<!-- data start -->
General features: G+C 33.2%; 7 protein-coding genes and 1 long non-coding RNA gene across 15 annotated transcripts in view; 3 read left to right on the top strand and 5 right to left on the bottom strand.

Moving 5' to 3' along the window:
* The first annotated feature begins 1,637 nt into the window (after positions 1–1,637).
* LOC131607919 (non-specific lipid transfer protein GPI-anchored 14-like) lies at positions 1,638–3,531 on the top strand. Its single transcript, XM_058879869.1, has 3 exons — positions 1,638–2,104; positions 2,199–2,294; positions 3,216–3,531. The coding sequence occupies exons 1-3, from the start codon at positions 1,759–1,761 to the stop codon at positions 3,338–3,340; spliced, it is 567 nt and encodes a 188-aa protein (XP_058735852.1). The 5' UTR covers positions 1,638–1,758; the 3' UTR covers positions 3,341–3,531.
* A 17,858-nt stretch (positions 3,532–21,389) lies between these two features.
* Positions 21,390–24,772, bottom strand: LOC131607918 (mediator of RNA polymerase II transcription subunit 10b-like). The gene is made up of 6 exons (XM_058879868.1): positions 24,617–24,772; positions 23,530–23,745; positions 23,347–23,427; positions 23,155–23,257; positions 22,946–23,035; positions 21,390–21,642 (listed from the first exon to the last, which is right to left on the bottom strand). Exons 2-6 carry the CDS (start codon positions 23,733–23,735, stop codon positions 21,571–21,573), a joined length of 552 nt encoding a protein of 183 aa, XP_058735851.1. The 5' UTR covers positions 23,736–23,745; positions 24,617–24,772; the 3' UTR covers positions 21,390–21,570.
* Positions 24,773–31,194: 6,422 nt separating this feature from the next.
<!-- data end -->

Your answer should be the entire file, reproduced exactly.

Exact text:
General features: G+C 33.2%; 7 protein-coding genes and 1 long non-coding RNA gene across 15 annotated transcripts in view; 3 read left to right on the top strand and 5 right to left on the bottom strand.

Moving 5' to 3' along the window:
* The first annotated feature begins 1,637 nt into the window (after positions 1–1,637).
* LOC131607919 (non-specific lipid transfer protein GPI-anchored 14-like) lies at positions 1,638–3,531 on the top strand. Its single transcript, XM_058879869.1, has 3 exons — positions 1,638–2,104; positions 2,199–2,294; positions 3,216–3,531. The coding sequence occupies exons 1-3, from the start codon at positions 1,759–1,761 to the stop codon at positions 3,338–3,340; spliced, it is 567 nt and encodes a 188-aa protein (XP_058735852.1). The 5' UTR covers positions 1,638–1,758; the 3' UTR covers positions 3,341–3,531.
* A 17,858-nt stretch (positions 3,532–21,389) lies between these two features.
* Positions 21,390–24,772, bottom strand: LOC131607918 (mediator of RNA polymerase II transcription subunit 10b-like). The gene is made up of 6 exons (XM_058879868.1): positions 24,617–24,772; positions 23,530–23,745; positions 23,347–23,427; positions 23,155–23,257; positions 22,946–23,035; positions 21,390–21,642 (listed from the first exon to the last, which is right to left on the bottom strand). Exons 2-6 carry the CDS (start codon positions 23,733–23,735, stop codon positions 21,571–21,573), a joined length of 552 nt encoding a protein of 183 aa, XP_058735851.1. The 5' UTR covers positions 23,736–23,745; positions 24,617–24,772; the 3' UTR covers positions 21,390–21,570.
* Positions 24,773–31,194: 6,422 nt separating this feature from the next.